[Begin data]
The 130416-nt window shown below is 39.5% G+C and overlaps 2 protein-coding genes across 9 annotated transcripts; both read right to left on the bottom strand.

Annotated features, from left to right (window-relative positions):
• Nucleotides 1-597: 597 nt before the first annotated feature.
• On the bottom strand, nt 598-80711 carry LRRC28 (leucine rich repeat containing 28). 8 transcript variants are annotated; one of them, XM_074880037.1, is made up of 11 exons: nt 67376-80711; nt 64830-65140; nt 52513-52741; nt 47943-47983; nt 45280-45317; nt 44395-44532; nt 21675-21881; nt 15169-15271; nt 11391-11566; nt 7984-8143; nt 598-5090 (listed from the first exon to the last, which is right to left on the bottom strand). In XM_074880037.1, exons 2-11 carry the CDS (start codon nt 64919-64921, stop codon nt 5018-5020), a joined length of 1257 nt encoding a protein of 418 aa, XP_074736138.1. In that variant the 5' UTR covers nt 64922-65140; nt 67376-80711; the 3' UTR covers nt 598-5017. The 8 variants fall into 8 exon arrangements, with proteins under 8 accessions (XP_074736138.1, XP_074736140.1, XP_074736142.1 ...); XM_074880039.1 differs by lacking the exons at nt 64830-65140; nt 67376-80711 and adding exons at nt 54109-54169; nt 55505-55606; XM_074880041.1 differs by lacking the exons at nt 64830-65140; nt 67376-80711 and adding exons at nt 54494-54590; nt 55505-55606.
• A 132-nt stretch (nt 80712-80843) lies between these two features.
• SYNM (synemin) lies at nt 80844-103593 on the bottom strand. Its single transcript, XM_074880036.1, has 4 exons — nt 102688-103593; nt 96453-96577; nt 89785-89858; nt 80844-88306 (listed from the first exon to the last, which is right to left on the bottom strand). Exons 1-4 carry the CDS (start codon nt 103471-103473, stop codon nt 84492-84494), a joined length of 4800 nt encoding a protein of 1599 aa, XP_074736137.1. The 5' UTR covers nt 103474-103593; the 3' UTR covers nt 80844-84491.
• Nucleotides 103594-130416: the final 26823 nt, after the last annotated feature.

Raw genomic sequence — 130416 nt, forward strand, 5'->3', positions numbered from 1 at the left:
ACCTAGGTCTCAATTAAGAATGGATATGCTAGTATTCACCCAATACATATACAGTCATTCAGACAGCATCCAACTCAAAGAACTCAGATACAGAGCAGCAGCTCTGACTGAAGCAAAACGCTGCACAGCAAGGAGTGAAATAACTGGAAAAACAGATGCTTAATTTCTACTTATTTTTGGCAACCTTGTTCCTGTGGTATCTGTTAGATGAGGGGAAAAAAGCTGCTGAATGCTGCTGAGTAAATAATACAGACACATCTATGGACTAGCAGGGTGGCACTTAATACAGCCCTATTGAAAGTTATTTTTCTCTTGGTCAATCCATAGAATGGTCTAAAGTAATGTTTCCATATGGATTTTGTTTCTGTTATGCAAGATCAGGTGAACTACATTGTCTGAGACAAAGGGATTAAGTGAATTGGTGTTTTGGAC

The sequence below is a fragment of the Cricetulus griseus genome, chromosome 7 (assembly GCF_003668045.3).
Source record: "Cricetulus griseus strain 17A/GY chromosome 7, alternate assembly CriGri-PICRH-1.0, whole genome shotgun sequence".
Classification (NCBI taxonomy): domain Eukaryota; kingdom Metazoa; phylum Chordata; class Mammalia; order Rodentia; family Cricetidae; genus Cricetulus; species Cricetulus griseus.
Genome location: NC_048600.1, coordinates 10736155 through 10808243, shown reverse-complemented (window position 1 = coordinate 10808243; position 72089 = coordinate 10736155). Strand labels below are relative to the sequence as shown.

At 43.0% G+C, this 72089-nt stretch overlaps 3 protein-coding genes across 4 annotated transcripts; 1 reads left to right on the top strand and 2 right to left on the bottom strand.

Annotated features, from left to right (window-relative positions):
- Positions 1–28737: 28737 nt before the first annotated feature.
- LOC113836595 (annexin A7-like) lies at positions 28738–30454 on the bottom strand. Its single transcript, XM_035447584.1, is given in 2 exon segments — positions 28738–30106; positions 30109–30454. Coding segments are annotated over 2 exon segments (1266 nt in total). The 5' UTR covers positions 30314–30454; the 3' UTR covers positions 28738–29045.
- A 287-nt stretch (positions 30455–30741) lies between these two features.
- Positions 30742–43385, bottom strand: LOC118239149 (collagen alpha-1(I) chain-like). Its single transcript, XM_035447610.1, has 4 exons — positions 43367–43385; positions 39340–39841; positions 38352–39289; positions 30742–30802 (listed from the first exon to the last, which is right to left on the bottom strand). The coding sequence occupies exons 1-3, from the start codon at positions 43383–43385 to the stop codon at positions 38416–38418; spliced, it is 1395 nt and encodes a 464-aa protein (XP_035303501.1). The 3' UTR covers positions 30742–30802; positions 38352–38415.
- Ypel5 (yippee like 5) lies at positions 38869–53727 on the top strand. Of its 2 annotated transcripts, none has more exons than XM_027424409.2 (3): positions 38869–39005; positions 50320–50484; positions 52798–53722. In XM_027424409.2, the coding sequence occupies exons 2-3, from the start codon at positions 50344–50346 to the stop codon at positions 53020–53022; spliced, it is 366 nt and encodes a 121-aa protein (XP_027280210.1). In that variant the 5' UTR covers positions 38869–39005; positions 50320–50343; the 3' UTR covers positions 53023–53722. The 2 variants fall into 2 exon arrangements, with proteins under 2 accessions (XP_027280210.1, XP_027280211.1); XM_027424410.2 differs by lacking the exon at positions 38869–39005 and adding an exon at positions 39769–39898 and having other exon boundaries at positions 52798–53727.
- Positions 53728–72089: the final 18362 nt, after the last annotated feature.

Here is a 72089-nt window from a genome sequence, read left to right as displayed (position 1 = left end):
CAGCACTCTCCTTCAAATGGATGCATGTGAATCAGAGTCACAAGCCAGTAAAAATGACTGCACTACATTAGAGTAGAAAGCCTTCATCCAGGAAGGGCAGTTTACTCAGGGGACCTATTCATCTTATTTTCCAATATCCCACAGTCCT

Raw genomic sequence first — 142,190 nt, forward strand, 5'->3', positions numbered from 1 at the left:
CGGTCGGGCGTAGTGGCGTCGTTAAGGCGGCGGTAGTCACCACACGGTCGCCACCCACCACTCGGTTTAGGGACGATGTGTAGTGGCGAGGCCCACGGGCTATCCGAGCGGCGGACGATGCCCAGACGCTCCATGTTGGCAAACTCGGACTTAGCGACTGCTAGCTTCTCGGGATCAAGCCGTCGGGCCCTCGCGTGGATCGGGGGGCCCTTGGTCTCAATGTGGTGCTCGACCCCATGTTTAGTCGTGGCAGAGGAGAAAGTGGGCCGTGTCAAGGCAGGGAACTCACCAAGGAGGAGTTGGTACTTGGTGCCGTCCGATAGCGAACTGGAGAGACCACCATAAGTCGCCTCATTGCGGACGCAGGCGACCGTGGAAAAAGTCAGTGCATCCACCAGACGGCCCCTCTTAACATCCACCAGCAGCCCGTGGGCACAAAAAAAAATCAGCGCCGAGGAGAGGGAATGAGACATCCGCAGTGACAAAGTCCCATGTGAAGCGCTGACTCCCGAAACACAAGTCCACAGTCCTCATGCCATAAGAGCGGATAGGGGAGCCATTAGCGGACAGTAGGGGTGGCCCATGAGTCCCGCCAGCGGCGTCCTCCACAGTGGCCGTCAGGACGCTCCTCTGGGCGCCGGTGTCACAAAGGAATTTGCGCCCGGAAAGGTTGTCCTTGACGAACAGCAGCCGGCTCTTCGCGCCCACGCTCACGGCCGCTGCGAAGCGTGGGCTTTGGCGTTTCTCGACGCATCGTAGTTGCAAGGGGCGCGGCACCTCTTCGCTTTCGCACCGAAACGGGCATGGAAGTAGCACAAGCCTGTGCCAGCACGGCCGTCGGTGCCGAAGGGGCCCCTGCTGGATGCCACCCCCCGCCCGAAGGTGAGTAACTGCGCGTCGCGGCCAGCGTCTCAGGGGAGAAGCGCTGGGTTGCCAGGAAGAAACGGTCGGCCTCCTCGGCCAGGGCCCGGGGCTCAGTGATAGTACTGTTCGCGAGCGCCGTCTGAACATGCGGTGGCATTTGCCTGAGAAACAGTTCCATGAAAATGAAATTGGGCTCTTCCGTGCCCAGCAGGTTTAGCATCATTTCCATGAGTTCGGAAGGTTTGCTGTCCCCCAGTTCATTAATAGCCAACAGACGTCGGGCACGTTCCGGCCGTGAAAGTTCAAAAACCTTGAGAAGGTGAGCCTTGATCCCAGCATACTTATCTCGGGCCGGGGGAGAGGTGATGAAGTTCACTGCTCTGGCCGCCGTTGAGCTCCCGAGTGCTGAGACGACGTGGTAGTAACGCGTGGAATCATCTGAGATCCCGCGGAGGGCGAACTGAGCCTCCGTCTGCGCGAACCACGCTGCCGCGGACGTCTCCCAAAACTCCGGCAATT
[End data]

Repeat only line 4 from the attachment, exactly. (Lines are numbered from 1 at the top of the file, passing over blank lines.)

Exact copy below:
• On the bottom strand, nt 598-80711 carry LRRC28 (leucine rich repeat containing 28). 8 transcript variants are annotated; one of them, XM_074880037.1, is made up of 11 exons: nt 67376-80711; nt 64830-65140; nt 52513-52741; nt 47943-47983; nt 45280-45317; nt 44395-44532; nt 21675-21881; nt 15169-15271; nt 11391-11566; nt 7984-8143; nt 598-5090 (listed from the first exon to the last, which is right to left on the bottom strand). In XM_074880037.1, exons 2-11 carry the CDS (start codon nt 64919-64921, stop codon nt 5018-5020), a joined length of 1257 nt encoding a protein of 418 aa, XP_074736138.1. In that variant the 5' UTR covers nt 64922-65140; nt 67376-80711; the 3' UTR covers nt 598-5017. The 8 variants fall into 8 exon arrangements, with proteins under 8 accessions (XP_074736138.1, XP_074736140.1, XP_074736142.1 ...); XM_074880039.1 differs by lacking the exons at nt 64830-65140; nt 67376-80711 and adding exons at nt 54109-54169; nt 55505-55606; XM_074880041.1 differs by lacking the exons at nt 64830-65140; nt 67376-80711 and adding exons at nt 54494-54590; nt 55505-55606.